As international Women’s History Month comes to a close today, examining the image of black women in media, and how it has evolved over time, may shed light on how black women will continue to make historic inroads in the future.
In the poem Still I Rise by Maya Angelou, the poet writes: “You may write me down in history/With your bitter, twisted lies,/You may trod me in the very dirt/But still, like dust, I’ll rise.” Many of the historical lies told about black women have been wrought through negative images in media. Yet, we have also “risen” through the same means, through positive images that inspire us to achieve. These dueling images — the destructive and the empowering — are engaged in a fierce battle even today through our most powerful mechanism of media dissemination – TV.
The current popular depiction of black women on television is caught between two extremes. On one hand, you have an emotionally complex, intelligent and self-made woman in the character of Olivia Pope on the wildly popular ABC show Scandal. (While there are other, less sophisticated characters on scripted shows like The Game and Meet the Browns, they for the most part are ignored by black media. Meet the Browns, despite being a Tyler Perry production, is never a trending topic on Twitter.)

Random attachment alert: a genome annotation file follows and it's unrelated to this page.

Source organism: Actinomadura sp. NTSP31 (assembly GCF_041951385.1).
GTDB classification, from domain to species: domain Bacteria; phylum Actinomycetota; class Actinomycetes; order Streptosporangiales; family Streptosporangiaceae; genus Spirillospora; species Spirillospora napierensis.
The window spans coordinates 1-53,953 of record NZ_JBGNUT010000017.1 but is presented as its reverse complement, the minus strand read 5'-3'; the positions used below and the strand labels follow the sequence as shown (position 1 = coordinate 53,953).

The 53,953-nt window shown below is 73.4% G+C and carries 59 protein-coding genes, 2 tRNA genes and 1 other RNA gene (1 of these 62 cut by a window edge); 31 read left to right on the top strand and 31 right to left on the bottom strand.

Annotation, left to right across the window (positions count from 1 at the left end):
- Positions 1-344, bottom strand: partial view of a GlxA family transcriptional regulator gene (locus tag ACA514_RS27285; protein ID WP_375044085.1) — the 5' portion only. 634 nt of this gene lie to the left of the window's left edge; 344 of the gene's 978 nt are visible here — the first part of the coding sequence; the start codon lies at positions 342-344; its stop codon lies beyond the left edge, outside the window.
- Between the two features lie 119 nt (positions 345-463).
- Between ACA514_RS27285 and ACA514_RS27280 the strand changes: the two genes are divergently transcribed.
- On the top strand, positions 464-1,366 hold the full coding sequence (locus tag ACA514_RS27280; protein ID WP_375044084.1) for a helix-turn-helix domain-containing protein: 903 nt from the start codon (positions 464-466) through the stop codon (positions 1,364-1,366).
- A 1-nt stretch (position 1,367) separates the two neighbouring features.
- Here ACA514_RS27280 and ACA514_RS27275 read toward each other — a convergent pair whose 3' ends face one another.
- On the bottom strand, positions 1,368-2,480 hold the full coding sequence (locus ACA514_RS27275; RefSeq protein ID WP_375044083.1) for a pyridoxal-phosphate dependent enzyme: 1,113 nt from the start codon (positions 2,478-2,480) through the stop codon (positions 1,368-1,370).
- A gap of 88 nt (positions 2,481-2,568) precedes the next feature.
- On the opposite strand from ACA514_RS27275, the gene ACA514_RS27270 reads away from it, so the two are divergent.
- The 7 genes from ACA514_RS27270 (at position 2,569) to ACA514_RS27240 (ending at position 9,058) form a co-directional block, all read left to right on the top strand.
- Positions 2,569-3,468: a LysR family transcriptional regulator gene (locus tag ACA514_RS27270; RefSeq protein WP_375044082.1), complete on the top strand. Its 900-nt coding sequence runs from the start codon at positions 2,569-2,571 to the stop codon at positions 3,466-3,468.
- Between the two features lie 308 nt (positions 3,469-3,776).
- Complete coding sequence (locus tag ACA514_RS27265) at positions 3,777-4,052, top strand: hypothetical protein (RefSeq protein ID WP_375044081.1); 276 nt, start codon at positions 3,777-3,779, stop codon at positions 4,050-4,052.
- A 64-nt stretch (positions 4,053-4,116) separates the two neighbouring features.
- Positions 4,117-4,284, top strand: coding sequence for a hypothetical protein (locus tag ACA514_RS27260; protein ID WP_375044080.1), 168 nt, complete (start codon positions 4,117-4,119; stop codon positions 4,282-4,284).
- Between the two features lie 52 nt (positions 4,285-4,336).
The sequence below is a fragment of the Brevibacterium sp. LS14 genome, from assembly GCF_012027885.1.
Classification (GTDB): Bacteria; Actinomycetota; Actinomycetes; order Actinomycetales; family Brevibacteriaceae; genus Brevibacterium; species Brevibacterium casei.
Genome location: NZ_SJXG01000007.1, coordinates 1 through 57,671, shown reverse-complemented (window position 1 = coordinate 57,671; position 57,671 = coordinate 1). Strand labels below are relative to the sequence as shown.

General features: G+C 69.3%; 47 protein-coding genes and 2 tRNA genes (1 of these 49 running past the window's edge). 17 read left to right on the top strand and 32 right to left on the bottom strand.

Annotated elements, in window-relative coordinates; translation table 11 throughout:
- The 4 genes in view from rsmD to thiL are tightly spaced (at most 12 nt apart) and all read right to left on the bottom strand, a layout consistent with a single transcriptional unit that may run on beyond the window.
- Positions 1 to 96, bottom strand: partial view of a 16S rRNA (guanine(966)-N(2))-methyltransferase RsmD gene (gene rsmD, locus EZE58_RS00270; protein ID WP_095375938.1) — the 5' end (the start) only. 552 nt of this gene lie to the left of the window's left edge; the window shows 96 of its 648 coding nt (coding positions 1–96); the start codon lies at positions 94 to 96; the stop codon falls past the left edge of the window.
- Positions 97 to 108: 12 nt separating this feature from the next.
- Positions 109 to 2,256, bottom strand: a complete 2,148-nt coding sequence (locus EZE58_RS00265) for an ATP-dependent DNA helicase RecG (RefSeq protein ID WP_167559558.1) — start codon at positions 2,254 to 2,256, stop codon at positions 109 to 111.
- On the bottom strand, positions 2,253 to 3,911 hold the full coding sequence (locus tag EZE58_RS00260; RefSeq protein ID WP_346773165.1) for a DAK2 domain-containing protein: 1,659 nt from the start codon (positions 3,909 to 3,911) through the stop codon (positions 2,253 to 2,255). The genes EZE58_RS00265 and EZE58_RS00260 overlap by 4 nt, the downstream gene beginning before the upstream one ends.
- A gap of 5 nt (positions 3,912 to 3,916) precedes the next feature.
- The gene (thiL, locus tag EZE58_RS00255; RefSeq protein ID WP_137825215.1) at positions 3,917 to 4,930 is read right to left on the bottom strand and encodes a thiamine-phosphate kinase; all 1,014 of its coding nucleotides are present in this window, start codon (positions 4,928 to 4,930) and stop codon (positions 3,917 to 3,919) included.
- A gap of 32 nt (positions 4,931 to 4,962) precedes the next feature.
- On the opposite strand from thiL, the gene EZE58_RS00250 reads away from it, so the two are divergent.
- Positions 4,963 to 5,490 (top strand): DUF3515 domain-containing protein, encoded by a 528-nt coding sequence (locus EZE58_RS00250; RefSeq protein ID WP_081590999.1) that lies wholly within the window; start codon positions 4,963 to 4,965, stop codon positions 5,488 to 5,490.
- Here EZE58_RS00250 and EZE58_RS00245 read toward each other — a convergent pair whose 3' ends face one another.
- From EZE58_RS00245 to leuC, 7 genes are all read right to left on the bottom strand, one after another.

At the other end of spectrum, there is the gimmicky, low-rent version of Olivia Pope, mostly seen on “reality” television. From the perspective of superficial appearances, this black woman seems to operate from a somewhat similar privileged segment of society. This woman also lives in a finely appointed home, dines at the finest restaurants, and wears designer clothing. However unlike the fictional business woman of Ms. Pope, the “crazy black reality show chick” generally cobbles together her ostentatious and opulent lifestyle via a usually dysfunctional relationship, whether past or present, with a man of financial means.
Such a formulaic presentation of black women on TV is lucrative. The numbers are in and the people have spoken. Married to Medicine, for instance, the latest network reality show to feature another slice of Atlanta’s endless supply of black female subcultures, is a bona fide hit. It debuted to Bravo’s highest ratings for a reality program that wasn’t spun off from an existing show, with a solid 1.9 million people tuning in to this newest feat of cable programming focused on drama and cat fights.
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